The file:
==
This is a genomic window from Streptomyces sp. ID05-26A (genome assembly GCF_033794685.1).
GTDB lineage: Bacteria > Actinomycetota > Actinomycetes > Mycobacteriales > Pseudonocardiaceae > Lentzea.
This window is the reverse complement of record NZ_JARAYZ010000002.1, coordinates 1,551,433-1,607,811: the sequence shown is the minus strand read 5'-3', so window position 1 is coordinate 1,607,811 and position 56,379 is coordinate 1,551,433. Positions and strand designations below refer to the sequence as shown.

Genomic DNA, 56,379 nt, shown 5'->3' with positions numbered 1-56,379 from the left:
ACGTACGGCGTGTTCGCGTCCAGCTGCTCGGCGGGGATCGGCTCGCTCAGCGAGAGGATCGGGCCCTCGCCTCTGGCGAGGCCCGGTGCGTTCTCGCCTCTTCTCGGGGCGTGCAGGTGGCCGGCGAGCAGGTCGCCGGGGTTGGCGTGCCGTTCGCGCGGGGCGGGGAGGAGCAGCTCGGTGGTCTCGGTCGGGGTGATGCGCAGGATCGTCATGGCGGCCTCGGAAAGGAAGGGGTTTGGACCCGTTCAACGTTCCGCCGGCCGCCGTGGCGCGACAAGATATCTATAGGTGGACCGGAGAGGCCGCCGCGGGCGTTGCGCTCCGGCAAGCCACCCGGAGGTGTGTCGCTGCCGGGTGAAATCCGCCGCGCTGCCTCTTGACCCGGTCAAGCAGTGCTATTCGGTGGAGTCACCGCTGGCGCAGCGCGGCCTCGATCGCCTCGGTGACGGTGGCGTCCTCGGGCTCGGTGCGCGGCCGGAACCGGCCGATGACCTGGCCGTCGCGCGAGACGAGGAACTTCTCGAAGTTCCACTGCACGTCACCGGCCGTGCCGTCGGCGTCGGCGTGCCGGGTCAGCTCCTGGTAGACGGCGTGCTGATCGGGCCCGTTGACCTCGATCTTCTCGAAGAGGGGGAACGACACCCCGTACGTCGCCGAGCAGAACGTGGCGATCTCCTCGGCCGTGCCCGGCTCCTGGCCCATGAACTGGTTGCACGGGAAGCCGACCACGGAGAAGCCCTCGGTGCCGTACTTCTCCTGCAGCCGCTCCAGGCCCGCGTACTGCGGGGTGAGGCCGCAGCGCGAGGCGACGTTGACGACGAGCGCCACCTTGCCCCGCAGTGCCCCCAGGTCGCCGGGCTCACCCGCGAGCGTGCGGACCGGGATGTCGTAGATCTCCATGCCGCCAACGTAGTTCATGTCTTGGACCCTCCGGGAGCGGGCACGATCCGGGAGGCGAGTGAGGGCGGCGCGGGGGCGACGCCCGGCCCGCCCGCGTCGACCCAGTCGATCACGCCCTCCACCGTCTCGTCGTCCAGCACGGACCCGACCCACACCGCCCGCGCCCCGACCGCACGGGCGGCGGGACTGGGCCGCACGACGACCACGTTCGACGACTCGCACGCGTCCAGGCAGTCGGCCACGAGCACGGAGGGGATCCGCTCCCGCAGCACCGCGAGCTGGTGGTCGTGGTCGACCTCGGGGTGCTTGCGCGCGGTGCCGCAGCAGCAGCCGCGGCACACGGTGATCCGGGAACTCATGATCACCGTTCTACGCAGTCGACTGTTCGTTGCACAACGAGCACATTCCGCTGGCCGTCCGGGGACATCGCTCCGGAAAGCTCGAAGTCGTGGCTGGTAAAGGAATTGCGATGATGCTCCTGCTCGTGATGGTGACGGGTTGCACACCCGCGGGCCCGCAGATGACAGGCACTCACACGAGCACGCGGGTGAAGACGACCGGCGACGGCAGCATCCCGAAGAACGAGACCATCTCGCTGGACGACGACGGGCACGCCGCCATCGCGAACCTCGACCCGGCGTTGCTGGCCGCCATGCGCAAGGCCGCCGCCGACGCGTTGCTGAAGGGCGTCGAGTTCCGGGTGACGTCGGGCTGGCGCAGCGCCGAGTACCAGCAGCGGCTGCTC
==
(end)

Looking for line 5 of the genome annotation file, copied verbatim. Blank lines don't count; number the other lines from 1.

ACGTACGGCGTGTTCGCGTCCAGCTGCTCGGCGGGGATCGGCTCGCTCAGCGAGAGGATCGGGCCCTCGCCTCTGGCGAGGCCCGGTGCGTTCTCGCCTCTTCTCGGGGCGTGCAGGTGGCCGGCGAGCAGGTCGCCGGGGTTGGCGTGCCGTTCGCGCGGGGCGGGGAGGAGCAGCTCGGTGGTCTCGGTCGGGGTGATGCGCAGGATCGTCATGGCGGCCTCGGAAAGGAAGGGGTTTGGACCCGTTCAACGTTCCGCCGGCCGCCGTGGCGCGACAAGATATCTATAGGTGGACCGGAGAGGCCGCCGCGGGCGTTGCGCTCCGGCAAGCCACCCGGAGGTGTGTCGCTGCCGGGTGAAATCCGCCGCGCTGCCTCTTGACCCGGTCAAGCAGTGCTATTCGGTGGAGTCACCGCTGGCGCAGCGCGGCCTCGATCGCCTCGGTGACGGTGGCGTCCTCGGGCTCGGTGCGCGGCCGGAACCGGCCGATGACCTGGCCGTCGCGCGAGACGAGGAACTTCTCGAAGTTCCACTGCACGTCACCGGCCGTGCCGTCGGCGTCGGCGTGCCGGGTCAGCTCCTGGTAGACGGCGTGCTGATCGGGCCCGTTGACCTCGATCTTCTCGAAGAGGGGGAACGACACCCCGTACGTCGCCGAGCAGAACGTGGCGATCTCCTCGGCCGTGCCCGGCTCCTGGCCCATGAACTGGTTGCACGGGAAGCCGACCACGGAGAAGCCCTCGGTGCCGTACTTCTCCTGCAGCCGCTCCAGGCCCGCGTACTGCGGGGTGAGGCCGCAGCGCGAGGCGACGTTGACGACGAGCGCCACCTTGCCCCGCAGTGCCCCCAGGTCGCCGGGCTCACCCGCGAGCGTGCGGACCGGGATGTCGTAGATCTCCATGCCGCCAACGTAGTTCATGTCTTGGACCCTCCGGGAGCGGGCACGATCCGGGAGGCGAGTGAGGGCGGCGCGGGGGCGACGCCCGGCCCGCCCGCGTCGACCCAGTCGATCACGCCCTCCACCGTCTCGTCGTCCAGCACGGACCCGACCCACACCGCCCGCGCCCCGACCGCACGGGCGGCGGGACTGGGCCGCACGACGACCACGTTCGACGACTCGCACGCGTCCAGGCAGTCGGCCACGAGCACGGAGGGGATCCGCTCCCGCAGCACCGCGAGCTGGTGGTCGTGGTCGACCTCGGGGTGCTTGCGCGCGGTGCCGCAGCAGCAGCCGCGGCACACGGTGATCCGGGAACTCATGATCACCGTTCTACGCAGTCGACTGTTCGTTGCACAACGAGCACATTCCGCTGGCCGTCCGGGGACATCGCTCCGGAAAGCTCGAAGTCGTGGCTGGTAAAGGAATTGCGATGATGCTCCTGCTCGTGATGGTGACGGGTTGCACACCCGCGGGCCCGCAGATGACAGGCACTCACACGAGCACGCGGGTGAAGACGACCGGCGACGGCAGCATCCCGAAGAACGAGACCATCTCGCTGGACGACGACGGGCACGCCGCCATCGCGAACCTCGACCCGGCGTTGCTGGCCGCCATGCGCAAGGCCGCCGCCGACGCGTTGCTGAAGGGCGTCGAGTTCCGGGTGACGTCGGGCTGGCGCAGCGCCGAGTACCAGCAGCGGCTGCTC